Irreconcilable conflict between $ and Open Source ?!


From the ‘FUD watch‘ files:

I’m always on the lookout for open source FUD. Today I came across an interesting piece today titled, “Legal Climate for Open-Source Users Changes With Litigation and License
Revisions, Wolf Greenfield Lawyer Writes in IP Law & Business
”  No that’s not the FUD part as there is little doubt that the GPL 3 and the recent activities of the Software Freedom Law Center in defense of GPL have raised the profile of GPL enforcement.

The SFLC lawsuits have also had the unfortunate side effect of providing some FUD fodder too, if the Wolf Greenfield lawyer comments are an indication.

“The {SFLC} lawsuits represent ‘muscle-flexing’ by the free-software community and,
taken together with changes in open source license terms, may foreshadow new
risks in the irreconcilable conflict between open-source software and its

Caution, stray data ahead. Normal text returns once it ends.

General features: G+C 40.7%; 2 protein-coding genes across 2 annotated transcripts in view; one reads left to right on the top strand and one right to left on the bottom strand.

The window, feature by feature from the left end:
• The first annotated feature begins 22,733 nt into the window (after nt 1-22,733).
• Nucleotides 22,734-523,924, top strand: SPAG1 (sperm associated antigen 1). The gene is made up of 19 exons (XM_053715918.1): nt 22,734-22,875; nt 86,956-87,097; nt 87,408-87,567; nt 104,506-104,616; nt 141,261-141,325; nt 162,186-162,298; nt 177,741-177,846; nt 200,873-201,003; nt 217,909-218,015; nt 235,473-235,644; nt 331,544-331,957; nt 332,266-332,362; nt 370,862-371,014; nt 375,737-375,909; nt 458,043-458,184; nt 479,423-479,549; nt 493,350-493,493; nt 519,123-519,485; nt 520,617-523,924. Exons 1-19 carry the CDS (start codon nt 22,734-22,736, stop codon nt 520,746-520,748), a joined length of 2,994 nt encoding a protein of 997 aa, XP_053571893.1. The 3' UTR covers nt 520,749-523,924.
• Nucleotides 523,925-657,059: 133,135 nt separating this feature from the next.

widespread use by for-profit companies,” Edmund J. Walsh of the Boston IP law firm Wolf, Greenfield & Sacks, P.C.,
writes in the April issue of IP Law & Business


Let’s repeat the salient point here – “..the irreconcilable conflict between open source software and its widespread use by for-profit companies.”

I guess this particular attorney has never heard of Red Hat (aiming for $1 billion in revenue), Oracle (runs its own infrastructure on open source software), Cisco (world’s largest networking vendor that is now backing Linux) and many other for profit vendors that all have somehow RECONCILED open source and profit.

The notion that open source somehow is an inhibitor to making a profit hearkens back to the earliest days of open source when it was a concept that was poorly understood and not well adopted by enterprises. It’s 2008 now and open source is a vehicle for innovation and profit.

The actions of the SFLC in my honest opinion are the necessary actions of a legal group to defend the rights of developers, pure and simple. If you use code licensed under terms of a license (any license) than you’re bound by the terms of the license. It’s not about open or closed source. It’s about the legal license and it’s a shame that some just don’t get it.

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